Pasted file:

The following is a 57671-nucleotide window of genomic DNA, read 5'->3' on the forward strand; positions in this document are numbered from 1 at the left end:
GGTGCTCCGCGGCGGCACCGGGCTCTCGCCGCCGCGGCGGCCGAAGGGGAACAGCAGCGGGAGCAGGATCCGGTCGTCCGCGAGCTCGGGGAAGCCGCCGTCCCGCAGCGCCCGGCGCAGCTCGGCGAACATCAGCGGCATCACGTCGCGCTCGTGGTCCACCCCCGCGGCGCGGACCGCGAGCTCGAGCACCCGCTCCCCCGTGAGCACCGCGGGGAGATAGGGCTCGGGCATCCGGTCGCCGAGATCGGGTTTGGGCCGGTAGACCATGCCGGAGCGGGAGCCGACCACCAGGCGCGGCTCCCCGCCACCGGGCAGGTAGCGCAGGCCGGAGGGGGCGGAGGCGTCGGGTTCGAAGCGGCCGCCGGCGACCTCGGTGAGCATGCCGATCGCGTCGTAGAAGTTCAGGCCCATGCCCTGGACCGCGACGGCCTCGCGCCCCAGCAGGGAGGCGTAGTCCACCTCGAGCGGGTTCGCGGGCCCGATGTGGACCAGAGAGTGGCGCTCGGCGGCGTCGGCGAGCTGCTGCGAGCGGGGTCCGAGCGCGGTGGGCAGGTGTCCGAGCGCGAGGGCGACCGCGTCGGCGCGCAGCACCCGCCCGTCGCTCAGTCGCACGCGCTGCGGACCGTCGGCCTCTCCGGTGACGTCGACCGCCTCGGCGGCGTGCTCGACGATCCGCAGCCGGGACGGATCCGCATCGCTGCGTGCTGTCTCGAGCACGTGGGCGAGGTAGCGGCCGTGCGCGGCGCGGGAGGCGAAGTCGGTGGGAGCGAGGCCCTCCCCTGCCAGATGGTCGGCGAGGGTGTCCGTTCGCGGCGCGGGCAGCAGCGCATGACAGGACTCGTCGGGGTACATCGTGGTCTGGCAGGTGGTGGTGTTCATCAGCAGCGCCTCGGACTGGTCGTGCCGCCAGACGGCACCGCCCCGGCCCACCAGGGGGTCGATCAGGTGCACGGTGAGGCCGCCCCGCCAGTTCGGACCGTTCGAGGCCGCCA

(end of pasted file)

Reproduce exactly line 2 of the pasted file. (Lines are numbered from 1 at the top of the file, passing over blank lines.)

GGTGCTCCGCGGCGGCACCGGGCTCTCGCCGCCGCGGCGGCCGAAGGGGAACAGCAGCGGGAGCAGGATCCGGTCGTCCGCGAGCTCGGGGAAGCCGCCGTCCCGCAGCGCCCGGCGCAGCTCGGCGAACATCAGCGGCATCACGTCGCGCTCGTGGTCCACCCCCGCGGCGCGGACCGCGAGCTCGAGCACCCGCTCCCCCGTGAGCACCGCGGGGAGATAGGGCTCGGGCATCCGGTCGCCGAGATCGGGTTTGGGCCGGTAGACCATGCCGGAGCGGGAGCCGACCACCAGGCGCGGCTCCCCGCCACCGGGCAGGTAGCGCAGGCCGGAGGGGGCGGAGGCGTCGGGTTCGAAGCGGCCGCCGGCGACCTCGGTGAGCATGCCGATCGCGTCGTAGAAGTTCAGGCCCATGCCCTGGACCGCGACGGCCTCGCGCCCCAGCAGGGAGGCGTAGTCCACCTCGAGCGGGTTCGCGGGCCCGATGTGGACCAGAGAGTGGCGCTCGGCGGCGTCGGCGAGCTGCTGCGAGCGGGGTCCGAGCGCGGTGGGCAGGTGTCCGAGCGCGAGGGCGACCGCGTCGGCGCGCAGCACCCGCCCGTCGCTCAGTCGCACGCGCTGCGGACCGTCGGCCTCTCCGGTGACGTCGACCGCCTCGGCGGCGTGCTCGACGATCCGCAGCCGGGACGGATCCGCATCGCTGCGTGCTGTCTCGAGCACGTGGGCGAGGTAGCGGCCGTGCGCGGCGCGGGAGGCGAAGTCGGTGGGAGCGAGGCCCTCCCCTGCCAGATGGTCGGCGAGGGTGTCCGTTCGCGGCGCGGGCAGCAGCGCATGACAGGACTCGTCGGGGTACATCGTGGTCTGGCAGGTGGTGGTGTTCATCAGCAGCGCCTCGGACTGGTCGTGCCGCCAGACGGCACCGCCCCGGCCCACCAGGGGGTCGATCAGGTGCACGGTGAGGCCGCCCCGCCAGTTCGGACCGTTCGAGGCCGCCA